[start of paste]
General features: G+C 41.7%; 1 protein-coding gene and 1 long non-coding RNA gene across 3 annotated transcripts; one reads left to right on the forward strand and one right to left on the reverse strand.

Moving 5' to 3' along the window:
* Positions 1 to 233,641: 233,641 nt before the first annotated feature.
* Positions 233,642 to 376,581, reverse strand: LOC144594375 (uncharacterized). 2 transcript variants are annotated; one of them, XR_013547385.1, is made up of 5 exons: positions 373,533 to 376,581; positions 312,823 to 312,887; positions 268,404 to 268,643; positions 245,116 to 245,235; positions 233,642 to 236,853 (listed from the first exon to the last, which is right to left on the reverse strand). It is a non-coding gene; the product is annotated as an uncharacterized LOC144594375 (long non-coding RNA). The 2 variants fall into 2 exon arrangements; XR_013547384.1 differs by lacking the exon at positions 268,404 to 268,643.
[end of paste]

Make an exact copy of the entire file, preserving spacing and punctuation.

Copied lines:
General features: G+C 41.7%; 1 protein-coding gene and 1 long non-coding RNA gene across 3 annotated transcripts; one reads left to right on the forward strand and one right to left on the reverse strand.

Moving 5' to 3' along the window:
* Positions 1 to 233,641: 233,641 nt before the first annotated feature.
* Positions 233,642 to 376,581, reverse strand: LOC144594375 (uncharacterized). 2 transcript variants are annotated; one of them, XR_013547385.1, is made up of 5 exons: positions 373,533 to 376,581; positions 312,823 to 312,887; positions 268,404 to 268,643; positions 245,116 to 245,235; positions 233,642 to 236,853 (listed from the first exon to the last, which is right to left on the reverse strand). It is a non-coding gene; the product is annotated as an uncharacterized LOC144594375 (long non-coding RNA). The 2 variants fall into 2 exon arrangements; XR_013547384.1 differs by lacking the exon at positions 268,404 to 268,643.